The partnership between Rolls-Royce and airframer Tecnam was announced last year, however they’ve just connected the dots, expanding on Rolls-Royce 2019 partnership with Widerøe. Their combined goal is to deliver an all-electric passenger aircraft for Widerøe, the largest regional airline in Scandinavia, and a plan to enter revenue service in 2026. The idea of electric aircraft becoming commonplace has been bandied around for quite a few years now, but this could be the first partnership to actually materialise in just 5-years time.

Stein Nilsen, Chief Executive, Widerøe said: “Norway’s extensive network of short take-off and landing airports is ideal for zero emissions technologies. This aircraft shows how quickly new technology can and will be developed, and that we are on track with our ambition of flying with zero emissions around 2025.”

Rob Watson, Director – Rolls-Royce Electrical, said: “Electrification will help us deliver our ambition to enable the markets in which we operate achieve net zero carbon by 2050. This collaboration strengthens our existing relationships with Tecnam and Widerøe as we look to explore what is needed to deliver an all-electric passenger aircraft for the commuter market. It also demonstrates Rolls-Royce’s ambitions to be the leading supplier of all-electric and hybrid electric propulsion and power systems across multiple aviation markets.”

Norway itself has lofty ambitions, it plans for all domestic flights to be zero emissions by 2040, expediting the requirement for electric aircraft. Due to its topography, Norway makes extensive use of aviation for regional connectivity, so it makes for an ideal landscape for such a project. Rolls-Royce will bring its expertise in propulsion and power systems, Tecnam will provide aircraft design, manufacturing and certification capabilities. Widerøe’s mission will be to ensure that all competence and requirements of an airline operator are in place for entry into service in 2026.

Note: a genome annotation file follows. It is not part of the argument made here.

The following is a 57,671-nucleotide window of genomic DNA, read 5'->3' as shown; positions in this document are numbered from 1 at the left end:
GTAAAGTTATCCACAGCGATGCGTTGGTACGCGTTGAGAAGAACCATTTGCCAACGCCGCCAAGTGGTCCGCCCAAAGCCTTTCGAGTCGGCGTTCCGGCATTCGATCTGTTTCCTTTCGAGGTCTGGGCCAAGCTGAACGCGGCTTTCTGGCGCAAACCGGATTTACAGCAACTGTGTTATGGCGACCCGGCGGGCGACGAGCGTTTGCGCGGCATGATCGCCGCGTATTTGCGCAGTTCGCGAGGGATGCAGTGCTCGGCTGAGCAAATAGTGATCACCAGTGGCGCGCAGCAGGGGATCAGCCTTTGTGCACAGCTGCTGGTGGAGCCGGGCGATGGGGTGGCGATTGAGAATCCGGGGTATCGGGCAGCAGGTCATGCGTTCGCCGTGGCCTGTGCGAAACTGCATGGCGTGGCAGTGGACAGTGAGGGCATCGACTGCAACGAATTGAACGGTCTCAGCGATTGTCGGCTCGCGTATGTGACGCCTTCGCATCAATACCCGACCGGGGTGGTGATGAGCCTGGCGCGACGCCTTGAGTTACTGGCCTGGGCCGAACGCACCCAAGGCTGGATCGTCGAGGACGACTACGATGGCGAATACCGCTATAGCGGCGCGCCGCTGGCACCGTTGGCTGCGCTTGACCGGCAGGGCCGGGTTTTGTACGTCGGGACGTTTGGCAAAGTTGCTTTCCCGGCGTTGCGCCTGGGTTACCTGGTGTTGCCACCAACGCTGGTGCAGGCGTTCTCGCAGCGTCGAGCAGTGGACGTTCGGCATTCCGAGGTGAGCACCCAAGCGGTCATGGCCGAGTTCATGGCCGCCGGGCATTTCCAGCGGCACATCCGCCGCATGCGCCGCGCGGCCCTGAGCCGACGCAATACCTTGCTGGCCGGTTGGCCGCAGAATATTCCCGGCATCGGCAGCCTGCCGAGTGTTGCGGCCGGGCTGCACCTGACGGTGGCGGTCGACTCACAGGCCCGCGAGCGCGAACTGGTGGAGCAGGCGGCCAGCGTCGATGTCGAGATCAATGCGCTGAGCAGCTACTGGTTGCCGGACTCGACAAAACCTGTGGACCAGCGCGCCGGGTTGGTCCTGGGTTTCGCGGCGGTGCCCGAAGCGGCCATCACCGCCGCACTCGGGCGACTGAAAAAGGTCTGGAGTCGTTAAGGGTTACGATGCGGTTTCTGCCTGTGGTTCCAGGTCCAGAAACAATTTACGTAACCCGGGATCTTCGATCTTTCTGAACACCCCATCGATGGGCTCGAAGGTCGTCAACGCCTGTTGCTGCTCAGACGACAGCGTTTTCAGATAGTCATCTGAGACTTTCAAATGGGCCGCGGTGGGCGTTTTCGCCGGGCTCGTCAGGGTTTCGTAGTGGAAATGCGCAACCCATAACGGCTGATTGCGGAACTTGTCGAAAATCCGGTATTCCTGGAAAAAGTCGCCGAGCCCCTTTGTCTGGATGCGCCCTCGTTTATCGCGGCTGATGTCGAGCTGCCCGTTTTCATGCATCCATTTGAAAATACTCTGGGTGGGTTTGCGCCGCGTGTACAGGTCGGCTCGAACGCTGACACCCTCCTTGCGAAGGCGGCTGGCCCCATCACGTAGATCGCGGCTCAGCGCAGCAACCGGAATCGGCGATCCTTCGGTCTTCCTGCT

Andreas Aks, Chief Strategy Officer, Widerøe, added: “We are highly excited to be offered the role as launch operator, but also humble about the challenges of putting the world’s first zero emissions aircraft into service. Our mission is to have all new capabilities, processes and procedures required for a zero emissions operator, designed and approved in parallel with the aircraft being developed and certified.”

Fabio Russo, Chief Project R&D and Product Development, Tecnam, said: “It is incredible to see the interest around the P-Volt, not only coming from regional airlines, but also from smart mobility-based companies. This last year has demonstrated the importance of promoting capillary connections between small communities, while reducing the congestion of the main hubs. The P-Volt, like the P2012 Traveller today, will perfectly fit the scope of this programme. We are honoured and pleased to see the level of enthusiasm Widerøe and our partner Rolls-Royce are dedicating to this project.”

But what of Widerøe, the one airline you may have heard of but not know a lot about? Before the pandemic, Widerøe was actually fairly busy offering around 400 much-needed flights per day using a network of 44 airports, with 74% of the flights covering distances of less than 275 km. Amazingly, the shortest flight durations are between seven and fifteen minutes.

Rolls-Royce and Widerøe’s joint research programme will evaluate and develop electrical aircraft concepts that would fulfil the Norwegian ambition of having the first electrified aircraft in ordinary domestic scheduled flights by 2030 and 80% emission reduction in domestic flights by 2040.

Posted by:Jonny Clark

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